Paula Olinger, Founder of El Centro, Retires in May

Associate Professor of Spanish Paula Olinger (Photo Gauri Mangala/The Gettysburgian)

Associate Professor of Spanish Paula Olinger (Photo Gauri Mangala/The Gettysburgian)

By Gauri Mangala, Co-Features Editor

Paula D. Olinger, Associate Professor of Spanish at Gettysburg College will be retiring this year, after almost 40 years of teaching. Olinger joined the college’s Spanish faculty in 1979 and received her PhD from Brandeis University in 1986. During her time at Gettysburg, she has advocated for service learning and social justice. Olinger specializes in Spanish literature, especially women’s poetry, but Don Quixote holds a special place in her heart, and on her bookshelf.

A native to Gettysburg, Olinger married a Spaniard when she was 19 and moved to Spain, under the Franco regime. Olinger studied at the University of Barcelona and experienced the terrors of Franco first hand. After that, Olinger knew that this was not the world she wanted to live in.

In the summer of 1984, Olinger was made aware of a trip to Central America for educators at Lutheran colleges. Olinger jumped at the chance and found herself experiencing life in Mexico, El Salvador, Honduras, and Nicaragua. In Mexico, she was able to see the base communities that Pope John XXIII had created, as part of a series of changes, better known as Vatican II. The pope had decided that priests had to live among the poor and teach them to read the bible, which was illegal at the time. As the only visitor there who could speak Spanish, Olinger did not have to communicate through translators to hear the stories of these people from the people themselves. “That trip changed my life,” Olinger remarked.

After returning from Central America, Olinger helped to develop a series of activities as part of a program called “Central America in Chaos.” The program brought famous writers, speakers, poets, and priests from Central America to speak about what life was like there.

Olinger’s research focuses on poetry, currently on the poetry of women in Latin America. Her book, “Images of Transformation in Traditional Hispanic Poetry,” is a manifestation of Olinger’s fascination with Latin America, Spanish literature and social justice.

After Olinger’s parents passed, she inherited a building in Gettysburg: the very building that she had grown up in. Her family and herself turned that building into a Bed and Breakfast. Olinger noted that this B&B was in the poorest part of the town, a part wherein which the majority was African-American families. Children who knew Olinger because of their parents, who had gone to school with her, would come to the Bed and Breakfast for some candy, and would ask for help with their homework.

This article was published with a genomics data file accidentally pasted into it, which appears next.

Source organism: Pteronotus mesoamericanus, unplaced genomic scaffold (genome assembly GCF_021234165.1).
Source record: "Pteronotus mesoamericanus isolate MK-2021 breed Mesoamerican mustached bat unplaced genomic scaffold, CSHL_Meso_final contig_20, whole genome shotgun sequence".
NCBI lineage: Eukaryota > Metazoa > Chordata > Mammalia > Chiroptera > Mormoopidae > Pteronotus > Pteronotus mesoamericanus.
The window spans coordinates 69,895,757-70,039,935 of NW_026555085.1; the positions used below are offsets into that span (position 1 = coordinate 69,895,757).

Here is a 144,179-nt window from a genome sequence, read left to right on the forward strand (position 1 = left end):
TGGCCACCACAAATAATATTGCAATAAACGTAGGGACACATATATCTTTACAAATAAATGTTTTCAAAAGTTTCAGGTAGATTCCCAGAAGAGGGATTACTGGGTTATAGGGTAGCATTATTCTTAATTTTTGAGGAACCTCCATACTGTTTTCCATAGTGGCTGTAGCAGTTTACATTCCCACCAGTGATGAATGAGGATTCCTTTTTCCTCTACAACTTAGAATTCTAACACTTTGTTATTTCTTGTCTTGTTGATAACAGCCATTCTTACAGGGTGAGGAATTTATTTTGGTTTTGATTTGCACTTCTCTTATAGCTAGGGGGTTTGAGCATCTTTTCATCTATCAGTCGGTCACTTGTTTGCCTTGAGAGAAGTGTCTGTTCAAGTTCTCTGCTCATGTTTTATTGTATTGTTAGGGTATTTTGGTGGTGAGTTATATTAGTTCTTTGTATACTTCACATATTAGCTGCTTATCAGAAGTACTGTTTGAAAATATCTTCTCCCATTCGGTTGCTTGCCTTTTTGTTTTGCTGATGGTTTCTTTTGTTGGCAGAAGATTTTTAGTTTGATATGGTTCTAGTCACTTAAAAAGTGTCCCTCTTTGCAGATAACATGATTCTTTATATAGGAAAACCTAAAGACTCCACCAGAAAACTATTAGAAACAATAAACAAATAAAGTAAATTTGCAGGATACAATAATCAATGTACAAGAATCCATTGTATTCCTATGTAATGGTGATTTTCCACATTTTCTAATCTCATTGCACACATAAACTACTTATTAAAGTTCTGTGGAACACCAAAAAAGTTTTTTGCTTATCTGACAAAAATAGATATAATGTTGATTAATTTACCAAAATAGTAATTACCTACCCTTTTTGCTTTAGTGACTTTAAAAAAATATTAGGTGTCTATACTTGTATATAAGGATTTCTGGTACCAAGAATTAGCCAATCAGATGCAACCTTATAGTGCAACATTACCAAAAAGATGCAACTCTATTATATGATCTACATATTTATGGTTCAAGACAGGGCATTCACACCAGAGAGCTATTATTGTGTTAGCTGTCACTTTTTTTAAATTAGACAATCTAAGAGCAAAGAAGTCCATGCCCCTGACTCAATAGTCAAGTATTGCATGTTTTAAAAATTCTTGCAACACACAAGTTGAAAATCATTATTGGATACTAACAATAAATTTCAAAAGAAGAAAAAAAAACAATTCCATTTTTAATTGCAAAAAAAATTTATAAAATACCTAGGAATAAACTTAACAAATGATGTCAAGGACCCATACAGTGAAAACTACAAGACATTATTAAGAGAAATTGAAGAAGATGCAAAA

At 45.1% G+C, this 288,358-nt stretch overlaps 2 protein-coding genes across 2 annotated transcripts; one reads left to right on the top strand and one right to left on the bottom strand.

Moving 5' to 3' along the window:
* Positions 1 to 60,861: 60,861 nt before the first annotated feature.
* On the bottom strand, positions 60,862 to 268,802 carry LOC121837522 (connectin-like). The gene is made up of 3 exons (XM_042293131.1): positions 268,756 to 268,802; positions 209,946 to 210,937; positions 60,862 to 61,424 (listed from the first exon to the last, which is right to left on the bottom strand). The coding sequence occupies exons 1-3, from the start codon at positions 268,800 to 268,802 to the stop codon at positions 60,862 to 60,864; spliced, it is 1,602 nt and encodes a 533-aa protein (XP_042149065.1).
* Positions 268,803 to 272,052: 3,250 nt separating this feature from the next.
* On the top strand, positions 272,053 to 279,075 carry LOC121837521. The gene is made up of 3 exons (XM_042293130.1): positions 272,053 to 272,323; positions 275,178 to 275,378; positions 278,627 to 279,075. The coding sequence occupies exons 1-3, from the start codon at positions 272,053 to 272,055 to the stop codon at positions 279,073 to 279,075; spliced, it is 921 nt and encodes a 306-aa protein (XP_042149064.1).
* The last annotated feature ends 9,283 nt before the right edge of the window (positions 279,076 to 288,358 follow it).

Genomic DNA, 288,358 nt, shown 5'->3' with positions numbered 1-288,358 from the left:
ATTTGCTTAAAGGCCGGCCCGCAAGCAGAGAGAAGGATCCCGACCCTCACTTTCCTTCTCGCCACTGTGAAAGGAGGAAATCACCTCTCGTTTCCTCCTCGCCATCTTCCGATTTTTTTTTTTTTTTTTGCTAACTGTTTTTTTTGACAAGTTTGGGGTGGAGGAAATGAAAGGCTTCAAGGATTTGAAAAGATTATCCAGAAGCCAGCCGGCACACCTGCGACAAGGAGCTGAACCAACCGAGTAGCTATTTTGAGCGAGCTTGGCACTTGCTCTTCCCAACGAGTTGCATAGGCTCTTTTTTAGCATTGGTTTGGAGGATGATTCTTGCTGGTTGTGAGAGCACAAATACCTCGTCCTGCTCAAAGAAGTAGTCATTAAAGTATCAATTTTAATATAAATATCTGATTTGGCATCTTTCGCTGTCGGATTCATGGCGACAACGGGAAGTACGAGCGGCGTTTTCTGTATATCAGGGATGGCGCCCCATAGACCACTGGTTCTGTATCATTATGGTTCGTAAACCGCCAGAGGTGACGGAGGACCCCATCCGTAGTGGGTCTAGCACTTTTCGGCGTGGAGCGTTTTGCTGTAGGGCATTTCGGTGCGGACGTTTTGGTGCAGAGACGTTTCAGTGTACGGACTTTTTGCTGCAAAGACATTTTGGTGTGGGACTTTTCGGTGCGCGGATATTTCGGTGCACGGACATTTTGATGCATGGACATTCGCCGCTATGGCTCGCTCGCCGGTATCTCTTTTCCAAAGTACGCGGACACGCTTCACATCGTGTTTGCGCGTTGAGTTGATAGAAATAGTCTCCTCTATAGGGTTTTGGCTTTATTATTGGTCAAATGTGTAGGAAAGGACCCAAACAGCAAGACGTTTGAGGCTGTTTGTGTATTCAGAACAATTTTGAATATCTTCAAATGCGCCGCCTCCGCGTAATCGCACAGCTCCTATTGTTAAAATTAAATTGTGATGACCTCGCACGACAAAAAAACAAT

“It just started with five minutes,” Olinger reminisced. Five minutes turned into an after-school program. Before Olinger knew it, ‘The Center’ was born. As time went on, demographics changed, and the program was renamed ‘The Center/El Centro,’ adapting to the large population of Hispanic students. Now, the area is almost entirely Hispanic, and the program became what we all know today as ‘El Centro.’

As Olinger started telling stories of the program to her students in her classes at Gettysburg, she noticed that many wanted to come tutor at El Centro as well. By 2002, the fourth hour program for Spanish students was up and running, and has developed more and more ever since.

When asked about the changes she saw in her students as they started tutoring at El Centro, Olinger said that “the biggest thing [that] the students of Gettysburg College got was a bond with a child – you start to see political things in a whole different light.”

In 2009, Olinger was awarded the Lifetime of Peacemaking Award, highlighting her extraordinary level of empathy and agency when it comes to service learning and social justice.

As she leaves Gettysburg College, Olinger keeps an open mind surrounding what is ‘next’ for her. She has ideas of creating more education programs within Gettysburg, especially a middle school program, or developing educational opportunities within prisons.

Olinger reflects on her time at Gettysburg fondly: “From my almost 40 years, I have never seen students like we have now. They are phenomenal. God has sent this generation just when we need them the most.”

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Author: Gettysburgian Staff

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